Regulation of Csf1r and Bcl6 in Macrophages Mediates the Stage-Specific Effects of MicroRNA-155 on Atherosclerosis
Objective—The function of microRNAs is highly context and cell type dependent because of their highly dynamic expression pattern and the regulation of multiple mRNA targets. MicroRNA-155 (miR-155) plays an important role in the innate immune response by regulating macrophage function; however, the effects of miR-155 in macrophages on atherosclerosis are controversial. We hypothesized that the stage-dependent target selection of miR-155 in macrophages determines its effects on atherosclerosis.
Approach and Results—The expression of miR-155 increased in lesional macrophages of apolipoprotein E–deficient mice between 12 and 24 weeks of a high-cholesterol diet. Mir155 knockout in apolipoprotein E–deficient mice enhanced lesion formation, increased the lesional macrophage content, and promoted macrophage proliferation after 12 weeks of the high-cholesterol diet. In vitro, miR-155 inhibited macrophage proliferation by suppressing colony-stimulating factor-1 receptor, which was upregulated in lesional macrophages of Mir155–/– apolipoprotein E–deficient mice. By contrast, Mir155 deficiency reduced necrotic core formation and the deposition of apoptotic cell debris, thereby preventing the progression of atherosclerosis between 12 and 24 weeks of the high-cholesterol diet. miR-155 inhibited efferocytosis in vitro by targeting B-cell leukemia/lymphoma 6 and thus activating RhoA. Accordingly, B-cell leukemia/lymphoma 6 was upregulated in lesional macrophages of Mir155–/– apolipoprotein E–deficient mice after 24 weeks, but not after 12 weeks of the high-cholesterol diet.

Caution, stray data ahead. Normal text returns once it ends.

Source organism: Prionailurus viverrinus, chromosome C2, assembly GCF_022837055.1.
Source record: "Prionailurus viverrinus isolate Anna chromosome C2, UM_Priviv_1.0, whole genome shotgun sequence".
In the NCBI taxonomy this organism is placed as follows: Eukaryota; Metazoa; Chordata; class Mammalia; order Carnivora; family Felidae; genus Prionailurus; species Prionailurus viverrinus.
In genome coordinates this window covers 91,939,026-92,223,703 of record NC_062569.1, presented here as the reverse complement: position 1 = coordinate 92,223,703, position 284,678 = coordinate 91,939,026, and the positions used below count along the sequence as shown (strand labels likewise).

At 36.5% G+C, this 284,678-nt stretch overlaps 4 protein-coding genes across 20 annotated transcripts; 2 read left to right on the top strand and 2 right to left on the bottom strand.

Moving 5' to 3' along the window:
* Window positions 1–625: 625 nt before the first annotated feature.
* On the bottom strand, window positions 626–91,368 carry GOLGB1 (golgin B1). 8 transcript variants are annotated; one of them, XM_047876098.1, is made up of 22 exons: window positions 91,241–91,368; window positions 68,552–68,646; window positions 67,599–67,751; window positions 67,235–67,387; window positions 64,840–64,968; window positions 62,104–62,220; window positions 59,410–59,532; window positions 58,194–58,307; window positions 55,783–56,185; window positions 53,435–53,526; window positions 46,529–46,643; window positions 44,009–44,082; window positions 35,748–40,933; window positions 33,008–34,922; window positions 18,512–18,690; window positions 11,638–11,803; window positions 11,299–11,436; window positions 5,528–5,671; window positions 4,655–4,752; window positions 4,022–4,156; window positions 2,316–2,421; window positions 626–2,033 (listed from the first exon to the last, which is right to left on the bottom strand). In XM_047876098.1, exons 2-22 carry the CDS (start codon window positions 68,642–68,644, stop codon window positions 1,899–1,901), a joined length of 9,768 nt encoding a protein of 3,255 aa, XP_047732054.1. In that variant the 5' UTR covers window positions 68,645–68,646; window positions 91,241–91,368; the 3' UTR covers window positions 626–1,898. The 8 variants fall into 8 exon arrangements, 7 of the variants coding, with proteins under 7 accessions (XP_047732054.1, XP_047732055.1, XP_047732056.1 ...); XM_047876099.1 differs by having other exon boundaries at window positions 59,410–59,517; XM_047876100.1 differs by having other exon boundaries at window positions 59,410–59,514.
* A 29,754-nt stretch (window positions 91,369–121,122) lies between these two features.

Conclusions—Our findings demonstrate a stage-specific role of miR-155 in lesion formation. miR-155 suppressed macrophage proliferation by targeting colony-stimulating factor-1 receptor in early and impaired efferocytosis by downregulating B-cell leukemia/lymphoma 6 in advanced atherosclerosis. Therefore, targeting the interaction between miR-155 and B-cell leukemia/lymphoma 6 may be a promising approach to inhibit the progression of atherosclerosis.
- Received September 27, 2014.
- Accepted February 3, 2015.
- © 2015 American Heart Association, Inc.